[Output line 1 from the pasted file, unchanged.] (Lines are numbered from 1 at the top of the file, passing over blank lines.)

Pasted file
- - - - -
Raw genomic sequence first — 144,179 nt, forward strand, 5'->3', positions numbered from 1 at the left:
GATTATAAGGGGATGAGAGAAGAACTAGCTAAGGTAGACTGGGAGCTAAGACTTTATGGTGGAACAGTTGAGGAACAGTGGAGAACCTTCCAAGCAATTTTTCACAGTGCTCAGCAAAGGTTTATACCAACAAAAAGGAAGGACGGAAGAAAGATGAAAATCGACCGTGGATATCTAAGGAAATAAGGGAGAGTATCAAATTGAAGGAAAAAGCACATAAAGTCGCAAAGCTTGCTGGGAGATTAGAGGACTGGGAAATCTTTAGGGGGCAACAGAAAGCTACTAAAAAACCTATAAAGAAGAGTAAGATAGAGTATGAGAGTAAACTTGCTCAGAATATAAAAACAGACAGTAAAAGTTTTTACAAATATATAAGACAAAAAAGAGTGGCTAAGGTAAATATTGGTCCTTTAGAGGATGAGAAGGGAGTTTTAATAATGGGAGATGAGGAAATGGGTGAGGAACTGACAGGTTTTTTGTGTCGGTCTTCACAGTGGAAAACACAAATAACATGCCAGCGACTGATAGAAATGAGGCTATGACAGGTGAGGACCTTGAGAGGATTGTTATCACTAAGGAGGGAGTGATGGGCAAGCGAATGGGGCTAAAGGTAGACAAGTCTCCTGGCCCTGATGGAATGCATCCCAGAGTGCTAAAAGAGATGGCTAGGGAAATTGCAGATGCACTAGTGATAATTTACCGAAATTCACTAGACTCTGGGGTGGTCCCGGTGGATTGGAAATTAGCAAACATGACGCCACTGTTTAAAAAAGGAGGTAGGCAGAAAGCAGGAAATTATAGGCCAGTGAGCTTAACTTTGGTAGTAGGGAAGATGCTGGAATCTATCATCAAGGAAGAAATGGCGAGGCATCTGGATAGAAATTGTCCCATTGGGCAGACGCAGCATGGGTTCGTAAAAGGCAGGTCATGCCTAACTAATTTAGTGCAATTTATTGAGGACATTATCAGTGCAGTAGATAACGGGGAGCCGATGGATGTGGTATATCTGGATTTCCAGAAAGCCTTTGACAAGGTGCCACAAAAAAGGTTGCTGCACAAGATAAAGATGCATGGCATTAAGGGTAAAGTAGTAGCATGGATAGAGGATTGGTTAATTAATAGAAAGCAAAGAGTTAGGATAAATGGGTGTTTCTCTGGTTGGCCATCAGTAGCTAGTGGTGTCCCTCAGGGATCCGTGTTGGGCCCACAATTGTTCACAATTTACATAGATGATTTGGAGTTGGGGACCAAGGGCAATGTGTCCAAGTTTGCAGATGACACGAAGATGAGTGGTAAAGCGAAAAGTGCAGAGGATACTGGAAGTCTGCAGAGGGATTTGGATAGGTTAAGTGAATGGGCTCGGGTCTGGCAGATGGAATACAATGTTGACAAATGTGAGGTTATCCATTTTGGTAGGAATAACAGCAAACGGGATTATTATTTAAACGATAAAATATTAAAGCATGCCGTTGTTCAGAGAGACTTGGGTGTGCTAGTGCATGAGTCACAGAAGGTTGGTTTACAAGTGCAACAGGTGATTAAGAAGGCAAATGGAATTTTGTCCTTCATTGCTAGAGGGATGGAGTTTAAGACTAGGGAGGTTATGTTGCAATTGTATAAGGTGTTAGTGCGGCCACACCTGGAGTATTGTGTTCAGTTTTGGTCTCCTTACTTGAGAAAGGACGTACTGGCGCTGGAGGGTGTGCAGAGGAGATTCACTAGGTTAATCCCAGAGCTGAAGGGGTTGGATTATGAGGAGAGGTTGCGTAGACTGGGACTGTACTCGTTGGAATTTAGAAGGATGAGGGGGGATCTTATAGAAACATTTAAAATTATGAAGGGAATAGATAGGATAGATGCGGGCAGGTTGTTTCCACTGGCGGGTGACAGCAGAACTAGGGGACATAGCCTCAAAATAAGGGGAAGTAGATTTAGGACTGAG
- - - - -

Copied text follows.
Raw genomic sequence first — 144,179 nt, forward strand, 5'->3', positions numbered from 1 at the left: